Once you’ve thoughtfully considered every item on your list, you are in a good position to be able to start removing things. The things that need to leave your list are those that do not align with either your goals or values or both. It’s just that simple. For now, you can take those things to a separate list so that we can consider how to go about removing them after we prioritise the items that are left.
The next step for prioritising your (hopefully now a bit shorter) list is to consider each remaining item’s urgency and importance. Those items of high urgency and high importance go to the top of the list. Items of mixed urgency/importance are somewhere in the middle, and those of low urgency and importance go towards the bottom. If you struggle to think in these terms, there are quite a few prioritising apps that can assist.
Many people find that a prioritisation matrix or grid is very useful when prioritising a list of items. The way you use such a tool is by considering each item and placing it into one of four boxes according to its urgency and importance. Generally its placement into a specific box correlates to whether you need to complete it right away, complete it later, delegate it to someone else or not do it at all.
Another method of prioritising is to take each item and figure out its placement by deciding whether it is more or less important than other items on your list. You repeat this process with each item until you have a list of priorities in descending order of importance. Obviously, you’ll aim to work through the most important items first.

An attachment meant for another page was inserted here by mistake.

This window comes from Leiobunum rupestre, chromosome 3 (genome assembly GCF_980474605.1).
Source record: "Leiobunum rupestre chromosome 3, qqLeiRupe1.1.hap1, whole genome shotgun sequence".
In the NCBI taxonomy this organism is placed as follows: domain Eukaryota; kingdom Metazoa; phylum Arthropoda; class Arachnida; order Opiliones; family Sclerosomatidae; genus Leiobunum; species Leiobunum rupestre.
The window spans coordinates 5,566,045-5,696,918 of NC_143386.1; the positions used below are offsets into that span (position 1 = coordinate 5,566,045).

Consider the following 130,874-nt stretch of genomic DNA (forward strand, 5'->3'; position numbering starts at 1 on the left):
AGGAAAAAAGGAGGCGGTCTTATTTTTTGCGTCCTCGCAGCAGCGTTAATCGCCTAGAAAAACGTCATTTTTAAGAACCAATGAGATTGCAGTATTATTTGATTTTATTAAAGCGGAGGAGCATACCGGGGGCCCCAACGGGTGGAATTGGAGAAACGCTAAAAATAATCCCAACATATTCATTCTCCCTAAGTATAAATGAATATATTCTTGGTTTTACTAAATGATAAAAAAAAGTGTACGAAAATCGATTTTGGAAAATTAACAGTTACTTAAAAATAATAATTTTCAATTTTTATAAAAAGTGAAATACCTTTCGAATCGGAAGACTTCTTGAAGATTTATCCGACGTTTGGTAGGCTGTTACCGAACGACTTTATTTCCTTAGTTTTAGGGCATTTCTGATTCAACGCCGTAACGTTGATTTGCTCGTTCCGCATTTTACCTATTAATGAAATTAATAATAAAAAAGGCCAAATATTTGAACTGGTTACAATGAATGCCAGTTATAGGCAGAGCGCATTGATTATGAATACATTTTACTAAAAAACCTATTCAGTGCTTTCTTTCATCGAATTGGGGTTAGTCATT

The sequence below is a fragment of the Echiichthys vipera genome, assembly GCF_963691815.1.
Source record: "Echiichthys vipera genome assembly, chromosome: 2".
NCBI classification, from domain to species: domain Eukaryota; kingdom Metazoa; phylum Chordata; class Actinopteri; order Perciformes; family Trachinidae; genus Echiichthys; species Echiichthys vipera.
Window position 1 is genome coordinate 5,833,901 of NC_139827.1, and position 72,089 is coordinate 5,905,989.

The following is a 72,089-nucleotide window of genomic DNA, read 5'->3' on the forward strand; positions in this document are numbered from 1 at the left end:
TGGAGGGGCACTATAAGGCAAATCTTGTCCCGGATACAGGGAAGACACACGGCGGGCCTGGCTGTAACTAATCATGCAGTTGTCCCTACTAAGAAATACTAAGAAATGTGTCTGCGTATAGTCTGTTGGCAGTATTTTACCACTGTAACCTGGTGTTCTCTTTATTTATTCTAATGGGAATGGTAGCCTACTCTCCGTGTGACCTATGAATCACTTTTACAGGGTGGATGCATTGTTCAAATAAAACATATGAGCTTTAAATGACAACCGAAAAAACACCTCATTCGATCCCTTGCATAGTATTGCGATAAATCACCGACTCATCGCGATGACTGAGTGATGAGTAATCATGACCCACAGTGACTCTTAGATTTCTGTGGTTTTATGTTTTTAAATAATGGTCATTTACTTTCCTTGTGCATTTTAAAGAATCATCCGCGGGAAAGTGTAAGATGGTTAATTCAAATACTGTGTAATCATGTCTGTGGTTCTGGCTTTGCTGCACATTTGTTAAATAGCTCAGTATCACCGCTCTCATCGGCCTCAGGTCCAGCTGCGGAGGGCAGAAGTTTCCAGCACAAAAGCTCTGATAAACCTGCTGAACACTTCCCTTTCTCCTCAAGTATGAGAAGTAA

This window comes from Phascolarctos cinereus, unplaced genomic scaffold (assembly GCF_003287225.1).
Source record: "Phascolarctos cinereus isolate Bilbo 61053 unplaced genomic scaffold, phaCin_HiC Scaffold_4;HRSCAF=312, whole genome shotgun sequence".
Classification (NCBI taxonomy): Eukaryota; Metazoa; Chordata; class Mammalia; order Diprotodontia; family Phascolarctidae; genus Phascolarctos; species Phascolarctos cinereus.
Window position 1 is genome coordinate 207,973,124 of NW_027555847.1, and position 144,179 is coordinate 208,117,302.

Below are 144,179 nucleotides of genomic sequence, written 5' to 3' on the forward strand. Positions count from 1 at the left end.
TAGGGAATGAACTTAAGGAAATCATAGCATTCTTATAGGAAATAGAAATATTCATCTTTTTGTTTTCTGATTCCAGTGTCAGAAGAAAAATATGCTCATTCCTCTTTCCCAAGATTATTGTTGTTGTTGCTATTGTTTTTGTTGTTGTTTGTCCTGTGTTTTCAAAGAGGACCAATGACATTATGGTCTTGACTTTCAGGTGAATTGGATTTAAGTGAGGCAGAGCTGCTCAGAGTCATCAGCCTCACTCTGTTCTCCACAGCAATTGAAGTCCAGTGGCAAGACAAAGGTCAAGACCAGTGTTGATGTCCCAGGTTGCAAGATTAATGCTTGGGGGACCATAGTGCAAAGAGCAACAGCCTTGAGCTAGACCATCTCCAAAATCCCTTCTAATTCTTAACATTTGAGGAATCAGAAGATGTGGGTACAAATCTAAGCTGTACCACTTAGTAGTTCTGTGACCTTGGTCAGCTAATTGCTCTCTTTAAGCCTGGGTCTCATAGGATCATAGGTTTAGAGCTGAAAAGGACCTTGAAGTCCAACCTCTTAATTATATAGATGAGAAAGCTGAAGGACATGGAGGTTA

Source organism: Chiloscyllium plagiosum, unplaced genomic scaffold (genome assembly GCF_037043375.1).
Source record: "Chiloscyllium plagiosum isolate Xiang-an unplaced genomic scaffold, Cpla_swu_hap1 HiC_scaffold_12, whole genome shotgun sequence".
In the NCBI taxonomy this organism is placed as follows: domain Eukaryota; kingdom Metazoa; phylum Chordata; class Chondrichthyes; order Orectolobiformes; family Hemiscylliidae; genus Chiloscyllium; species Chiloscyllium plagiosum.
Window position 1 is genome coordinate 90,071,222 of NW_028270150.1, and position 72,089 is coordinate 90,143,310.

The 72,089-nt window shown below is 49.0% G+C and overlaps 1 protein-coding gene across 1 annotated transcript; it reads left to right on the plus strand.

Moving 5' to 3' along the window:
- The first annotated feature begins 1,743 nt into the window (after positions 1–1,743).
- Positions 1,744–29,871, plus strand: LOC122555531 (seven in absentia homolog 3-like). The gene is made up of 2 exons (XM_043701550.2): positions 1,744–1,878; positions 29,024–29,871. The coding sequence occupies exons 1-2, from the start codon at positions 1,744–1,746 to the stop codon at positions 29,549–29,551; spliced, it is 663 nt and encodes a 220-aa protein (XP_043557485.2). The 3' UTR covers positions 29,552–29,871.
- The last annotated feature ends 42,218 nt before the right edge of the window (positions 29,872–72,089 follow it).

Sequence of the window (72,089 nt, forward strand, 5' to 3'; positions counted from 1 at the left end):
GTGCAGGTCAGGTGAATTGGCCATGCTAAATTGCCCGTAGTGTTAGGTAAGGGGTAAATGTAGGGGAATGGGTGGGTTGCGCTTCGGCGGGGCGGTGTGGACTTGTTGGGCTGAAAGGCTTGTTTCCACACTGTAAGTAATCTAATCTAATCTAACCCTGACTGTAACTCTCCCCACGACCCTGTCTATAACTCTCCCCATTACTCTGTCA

If you are struggling with this step, as many people do, I’d suggest you look into one of the many prioritising apps available online. For example, the Prioritize Me! app looks to be an excellent tool for listing and prioritising goals and creating to-do lists and more. I’ll link here to a good write-up on some of the best prioritising apps currently available.
Now it’s time to remove those non-helpful items. Sometimes, this is a matter of simply stopping whichever activity is no longer serving you. More often though, such as in the case of quitting smoking, you may need to plan an exit from the activity. This then becomes a goal in itself, which is in line with your end goals and your values. So the steps in your plan to quit smoking, for example, become part of your current to-do list.
Now, if you have done the preparatory work and you’re already working from the perspective of your end-of-life goals, having just prioritised your current activities puts you in an excellent position to power forward and start reaching them. If you haven’t completed the step of setting life goals according to what is really important to you, I would suggest you read the series of articles I’ve written about this topic, starting here.
Either way, prioritising your activities is something you need to maintain an active awareness of. You will most likely need to tweak things here and there, and at times you’ll probably need to make some larger changes to your strategy. Staying mindful of how your priorities are serving you helps you to remain efficient, productive, and striding confidently towards those life goals.